Photo : Delores Randall New Orleans Man from my cousin Rich and Pam house.
Understanding the histogram chart that shows up your digital camera and Photoshop. Understanding how to manipulate the digital image with your camera and within software gives you tons of control to make your photos pop!
A histogram shows the brightness values of all the pixels in the image. The height of each bar in a chart represents the number of pixels of a particular brightness level that occurs anywhere in the image. In an 8-bit image, the histogram shows each of the 256 tones available for the picture. Black is 0, middle gray is 128, and white is 255.
A rich print uses most of the 256 tones, from the subtle tones of a white cloud to the deep shadows on the side of an house. Empty space on either end of an histogram means a digital images has no bright highlights or no dark shadows. It can be a scene with a very low contrast range or a scan made without correct settings for the white and black points.
Digital cameras display a histogram. The histogram of an image you take will tell you if your picture was over or underexposed, you can adjust your shooting for the digital image.
Scanning software and photo editing programs, a histograms guides your contrast and lighting adjustments. The software displays the histogram and you can redistribute the tones in the image according to the information presented in the box. Scanning software displays a histogram you can direct the scanner to capture the tonal range you need, and to adjust the tones within the range.
Normal contrast has pixels well distributed in shadows, highlights, and all the tones in between.
High contrast are clustered at either end, near pure black and white with very little gray in between.
Low contrast are bunched in the middle of the histogram with fewer pixels in the highlights and shadows.
A color photograph will have histograms that represent each channel separately, or a combination that will merge them. In the R,G, and B histograms, you can see a bump in the highlights from pixels. Knowing the distribution of colors can help you make better editing decisions about them.
A color photograph may be displayed as three histograms. With each one representing one of the three primary colors. The red brightness values of each pixel in full color image can be displayed as a separate monochromatic image in black and white or in color. Each of the components of a color image (four for a CMYK image) is called a channels.
Separate histograms display of each channel are helpful for scanning; they help you set individual black and white points and balance each color.
Color to Black and White: Grayscale or Desaturate. The simplest way to convert a color photograph to black and white is to select image>mode>grayscale. This will discard all the color information. The three channels are blended together, the color is removed, and the file shrinks to one-third of its former size.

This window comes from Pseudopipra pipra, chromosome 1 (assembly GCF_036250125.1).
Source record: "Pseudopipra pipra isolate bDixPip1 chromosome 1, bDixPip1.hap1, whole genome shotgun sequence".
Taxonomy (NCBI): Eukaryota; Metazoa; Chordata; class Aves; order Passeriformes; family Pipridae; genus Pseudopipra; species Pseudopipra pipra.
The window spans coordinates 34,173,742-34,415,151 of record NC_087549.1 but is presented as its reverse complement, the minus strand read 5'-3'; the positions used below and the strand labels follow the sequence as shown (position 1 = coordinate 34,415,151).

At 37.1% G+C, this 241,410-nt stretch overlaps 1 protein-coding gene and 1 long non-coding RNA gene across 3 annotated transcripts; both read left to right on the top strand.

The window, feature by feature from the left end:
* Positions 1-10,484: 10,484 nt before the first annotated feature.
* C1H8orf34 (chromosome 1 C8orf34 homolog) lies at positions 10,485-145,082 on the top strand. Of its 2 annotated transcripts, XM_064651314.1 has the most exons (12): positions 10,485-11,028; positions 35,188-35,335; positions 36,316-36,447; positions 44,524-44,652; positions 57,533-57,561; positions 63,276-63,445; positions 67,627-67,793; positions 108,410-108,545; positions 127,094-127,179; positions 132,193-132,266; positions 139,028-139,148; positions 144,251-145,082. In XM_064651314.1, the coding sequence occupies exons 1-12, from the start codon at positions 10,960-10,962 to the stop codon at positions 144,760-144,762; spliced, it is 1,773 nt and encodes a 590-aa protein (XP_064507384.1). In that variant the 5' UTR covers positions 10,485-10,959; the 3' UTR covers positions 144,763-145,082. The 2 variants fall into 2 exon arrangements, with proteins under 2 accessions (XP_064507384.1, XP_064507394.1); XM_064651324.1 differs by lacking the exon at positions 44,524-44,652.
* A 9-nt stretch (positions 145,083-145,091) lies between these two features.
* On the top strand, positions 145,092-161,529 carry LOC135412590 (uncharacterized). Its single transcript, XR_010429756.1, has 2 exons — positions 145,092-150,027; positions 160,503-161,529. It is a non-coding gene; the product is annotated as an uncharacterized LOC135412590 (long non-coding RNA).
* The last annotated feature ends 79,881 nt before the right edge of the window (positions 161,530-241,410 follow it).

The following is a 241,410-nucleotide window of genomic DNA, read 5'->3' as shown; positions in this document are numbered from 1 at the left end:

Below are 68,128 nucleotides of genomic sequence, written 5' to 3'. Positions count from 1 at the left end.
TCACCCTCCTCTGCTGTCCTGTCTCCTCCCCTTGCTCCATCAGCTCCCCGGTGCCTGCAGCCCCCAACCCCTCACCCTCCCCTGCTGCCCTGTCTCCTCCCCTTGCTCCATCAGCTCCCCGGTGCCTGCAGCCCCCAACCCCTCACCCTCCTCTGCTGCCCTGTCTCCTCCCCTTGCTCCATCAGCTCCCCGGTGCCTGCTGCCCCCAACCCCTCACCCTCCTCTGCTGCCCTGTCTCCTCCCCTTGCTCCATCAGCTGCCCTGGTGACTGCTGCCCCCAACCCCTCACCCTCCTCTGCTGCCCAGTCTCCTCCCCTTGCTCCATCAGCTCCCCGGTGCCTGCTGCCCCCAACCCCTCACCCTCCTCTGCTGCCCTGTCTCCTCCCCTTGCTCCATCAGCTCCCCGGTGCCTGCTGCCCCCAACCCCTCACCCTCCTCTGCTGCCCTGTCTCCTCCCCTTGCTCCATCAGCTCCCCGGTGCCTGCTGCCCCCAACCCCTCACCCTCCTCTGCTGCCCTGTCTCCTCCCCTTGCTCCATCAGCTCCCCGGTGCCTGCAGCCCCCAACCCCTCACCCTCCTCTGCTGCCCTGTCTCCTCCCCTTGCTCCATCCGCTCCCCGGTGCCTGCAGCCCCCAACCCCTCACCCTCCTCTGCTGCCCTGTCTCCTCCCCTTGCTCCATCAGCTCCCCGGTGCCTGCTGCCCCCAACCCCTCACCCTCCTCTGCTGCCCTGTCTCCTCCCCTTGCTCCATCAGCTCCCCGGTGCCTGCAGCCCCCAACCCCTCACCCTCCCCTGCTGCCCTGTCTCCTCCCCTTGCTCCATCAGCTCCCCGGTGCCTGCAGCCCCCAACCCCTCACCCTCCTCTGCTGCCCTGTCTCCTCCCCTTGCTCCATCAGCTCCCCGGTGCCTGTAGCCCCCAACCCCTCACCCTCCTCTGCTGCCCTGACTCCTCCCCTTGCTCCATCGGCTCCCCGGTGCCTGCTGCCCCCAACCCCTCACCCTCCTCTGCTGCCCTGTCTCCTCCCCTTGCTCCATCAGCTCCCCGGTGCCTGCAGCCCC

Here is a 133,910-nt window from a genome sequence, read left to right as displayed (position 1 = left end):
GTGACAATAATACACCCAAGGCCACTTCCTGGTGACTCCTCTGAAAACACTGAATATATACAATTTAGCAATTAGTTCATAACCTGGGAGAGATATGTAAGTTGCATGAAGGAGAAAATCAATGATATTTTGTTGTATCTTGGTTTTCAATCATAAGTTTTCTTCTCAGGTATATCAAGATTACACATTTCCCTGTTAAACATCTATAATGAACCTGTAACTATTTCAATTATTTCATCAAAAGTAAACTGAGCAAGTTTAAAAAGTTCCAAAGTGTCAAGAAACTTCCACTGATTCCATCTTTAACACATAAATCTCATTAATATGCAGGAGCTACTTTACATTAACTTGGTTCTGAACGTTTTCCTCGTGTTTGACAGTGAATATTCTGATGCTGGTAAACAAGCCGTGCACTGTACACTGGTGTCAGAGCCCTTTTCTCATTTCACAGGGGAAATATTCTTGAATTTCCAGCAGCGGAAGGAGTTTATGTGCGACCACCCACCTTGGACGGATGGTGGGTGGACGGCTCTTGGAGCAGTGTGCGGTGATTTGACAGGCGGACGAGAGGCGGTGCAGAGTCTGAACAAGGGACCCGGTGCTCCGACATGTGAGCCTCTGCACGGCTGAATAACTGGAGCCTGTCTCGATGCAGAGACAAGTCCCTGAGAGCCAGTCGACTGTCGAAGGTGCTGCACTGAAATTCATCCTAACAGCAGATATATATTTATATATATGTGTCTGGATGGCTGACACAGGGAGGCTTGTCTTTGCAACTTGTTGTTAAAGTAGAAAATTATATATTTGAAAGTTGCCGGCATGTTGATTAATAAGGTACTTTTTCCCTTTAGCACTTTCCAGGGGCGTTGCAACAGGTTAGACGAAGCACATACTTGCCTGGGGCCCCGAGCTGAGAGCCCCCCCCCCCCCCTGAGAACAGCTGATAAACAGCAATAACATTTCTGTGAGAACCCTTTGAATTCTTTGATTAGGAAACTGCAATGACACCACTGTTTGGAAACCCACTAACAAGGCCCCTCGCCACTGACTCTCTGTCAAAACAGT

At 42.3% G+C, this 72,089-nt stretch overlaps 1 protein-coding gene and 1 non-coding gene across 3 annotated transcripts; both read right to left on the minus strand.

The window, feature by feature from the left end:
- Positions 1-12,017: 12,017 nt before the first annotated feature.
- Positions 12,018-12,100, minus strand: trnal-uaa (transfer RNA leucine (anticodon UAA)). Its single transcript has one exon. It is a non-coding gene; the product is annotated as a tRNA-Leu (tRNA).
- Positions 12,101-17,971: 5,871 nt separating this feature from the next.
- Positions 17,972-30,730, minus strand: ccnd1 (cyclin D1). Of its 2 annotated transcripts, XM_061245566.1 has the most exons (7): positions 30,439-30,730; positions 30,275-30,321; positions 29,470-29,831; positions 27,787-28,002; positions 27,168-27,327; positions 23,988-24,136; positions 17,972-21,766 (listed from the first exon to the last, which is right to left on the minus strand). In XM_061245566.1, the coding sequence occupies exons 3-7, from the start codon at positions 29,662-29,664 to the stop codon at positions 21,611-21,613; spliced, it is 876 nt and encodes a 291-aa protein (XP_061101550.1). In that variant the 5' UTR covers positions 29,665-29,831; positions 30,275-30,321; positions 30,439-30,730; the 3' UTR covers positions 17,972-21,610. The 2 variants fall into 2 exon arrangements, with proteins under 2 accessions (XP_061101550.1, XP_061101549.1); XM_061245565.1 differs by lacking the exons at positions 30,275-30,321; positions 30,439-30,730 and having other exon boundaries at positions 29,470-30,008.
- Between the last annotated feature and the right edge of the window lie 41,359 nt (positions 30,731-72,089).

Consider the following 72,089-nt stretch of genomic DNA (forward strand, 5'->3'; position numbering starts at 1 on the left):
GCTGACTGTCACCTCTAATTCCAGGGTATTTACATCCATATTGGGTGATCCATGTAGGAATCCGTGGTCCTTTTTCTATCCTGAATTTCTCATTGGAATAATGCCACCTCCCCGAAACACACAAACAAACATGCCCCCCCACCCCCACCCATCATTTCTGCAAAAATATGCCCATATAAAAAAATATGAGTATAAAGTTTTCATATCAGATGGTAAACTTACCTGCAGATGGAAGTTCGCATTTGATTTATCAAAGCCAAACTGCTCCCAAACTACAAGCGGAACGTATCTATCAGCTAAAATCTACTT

A black and white image can still have color. Another step to convert your Image>Adjustments>Desaturate, keeps the image in the RGB mode but makes the three color value for each pixel the same, the result is an black and white image. The kind of monochromatic file in RGB can be further altered to add a subtle color to the image, it can look like sepia-tone antique that can be used to printed on cold toned silver paper. Image>Adjustments>Hue Saturation and check the colorize box. Move the Saturation slider to a lower number, then move the Hue slider to select the tone you want.
Photo : Delores Randall My baby brother’s daughter who is my niece.
Color to Black and White: Channels
Each color channel has a different black and white image. You can make different conversions to black and white from the same image. To see channels individually, choose Window>Channels. By looking at the image in each channel, red, green and blue, you may find black and white version that already looks close what you want for the final print. Converting to grayscale while only one chanel is selected eliminates the other two channels, strips it color but retains the contrast information. Combine the channels with Image>Adjustments>Black & White. Position the slider for the proportion of each channel or color you want to appear in the final image.
Note the three layers that make up every color photograph are easy to see when the image is displayed in Photoshop. An RGB image shows on the monitor in full color and visible in the Channel palette Windows>Channels. Each channel is a version of your picture made up in pixel value of one of the three primary color images. Photoshop gives you the option to display the channels in black and white or in the primary colors. Each channel is a monochromatic record of how much red, green, or blue light was recorded from the scene. You can view or edit each channel separately…..pretty cool stuff!
Las Vegas digital image reflects the all three channels – RGB